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Breaking the chains : Hot super-Earth systems from migration and disruption of compact resonant chains

Izidoro, Andre; Ogihara, Masahiro; Raymond, Sean N.; Morbidelli, Alessandro; Pierens, Arnaud; Bitsch, Bertram LU ; Cossou, Christophe and Hersant, Franck (2017) In Monthly Notices of the Royal Astronomical Society 470(2). p.1750-1770
Abstract

'Hot super-Earths' (or 'mini-Neptunes') between one and four times Earth's size with period shorter than 100 d orbit 30-50 per cent of Sun-like stars. Their orbital configuration - measured as the period ratio distribution of adjacent planets in multiplanet systems - is a strong constraint for formation models. Here, we use N-body simulations with synthetic forces from an underlying evolving gaseous disc to model the formation and long-term dynamical evolution of super-Earth systems. While the gas disc is present, planetary embryos grow and migrate inward to form a resonant chain anchored at the inner edge of the disc. These resonant chains are far more compact than the observed super-Earth systems. Once the gas dissipates, resonant... (More)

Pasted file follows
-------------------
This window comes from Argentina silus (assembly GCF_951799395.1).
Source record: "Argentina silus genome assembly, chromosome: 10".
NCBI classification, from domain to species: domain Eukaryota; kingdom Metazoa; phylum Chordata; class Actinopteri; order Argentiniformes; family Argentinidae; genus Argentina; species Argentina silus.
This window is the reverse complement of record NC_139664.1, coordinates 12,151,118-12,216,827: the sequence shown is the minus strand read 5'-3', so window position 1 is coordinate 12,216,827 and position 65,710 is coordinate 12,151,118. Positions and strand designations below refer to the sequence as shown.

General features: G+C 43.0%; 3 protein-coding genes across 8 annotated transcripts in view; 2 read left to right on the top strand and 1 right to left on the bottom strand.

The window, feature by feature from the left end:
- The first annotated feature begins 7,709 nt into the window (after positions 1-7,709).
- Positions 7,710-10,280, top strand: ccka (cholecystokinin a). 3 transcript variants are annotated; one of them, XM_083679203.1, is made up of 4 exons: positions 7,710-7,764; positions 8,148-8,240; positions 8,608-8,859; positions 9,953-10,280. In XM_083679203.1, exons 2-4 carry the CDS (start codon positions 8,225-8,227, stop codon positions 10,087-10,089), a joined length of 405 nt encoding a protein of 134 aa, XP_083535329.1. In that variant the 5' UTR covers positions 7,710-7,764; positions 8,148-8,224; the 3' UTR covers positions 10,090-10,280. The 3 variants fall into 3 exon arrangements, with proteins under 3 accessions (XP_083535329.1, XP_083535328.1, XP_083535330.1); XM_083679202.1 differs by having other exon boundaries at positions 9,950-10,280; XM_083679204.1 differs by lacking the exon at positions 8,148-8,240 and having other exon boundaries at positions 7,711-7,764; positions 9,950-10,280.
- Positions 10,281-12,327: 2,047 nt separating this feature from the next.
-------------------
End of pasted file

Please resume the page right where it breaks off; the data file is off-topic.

'Hot super-Earths' (or 'mini-Neptunes') between one and four times Earth's size with period shorter than 100 d orbit 30-50 per cent of Sun-like stars. Their orbital configuration - measured as the period ratio distribution of adjacent planets in multiplanet systems - is a strong constraint for formation models. Here, we use N-body simulations with synthetic forces from an underlying evolving gaseous disc to model the formation and long-term dynamical evolution of super-Earth systems. While the gas disc is present, planetary embryos grow and migrate inward to form a resonant chain anchored at the inner edge of the disc. These resonant chains are far more compact than the observed super-Earth systems. Once the gas dissipates, resonant chains may become dynamically unstable. They undergo a phase of giant impacts that spreads the systems out. Disc turbulence has no measurable effect on the outcome. Our simulations match observations if a small fraction of resonant chains remain stable, while most super- Earths undergo a late dynamical instability. Our statistical analysis restricts the contribution of stable systems to less than 25 per cent. Our results also suggest that the large fraction of observed single-planet systems does not necessarily imply any dichotomy in the architecture of planetary systems. Finally, we use the low abundance of resonances in Kepler data to argue that, in reality, the survival of resonant chains happens likely only in ~5 per cent of the cases. This leads to a mystery: in our simulations only 50-60 per cent of resonant chains became unstable, whereas at least 75 per cent (and probably 90-95 per cent) must be unstable to match observations.

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Please use this url to cite or link to this publication:
author
organization
publishing date
type
Contribution to journal
publication status
published
subject
keywords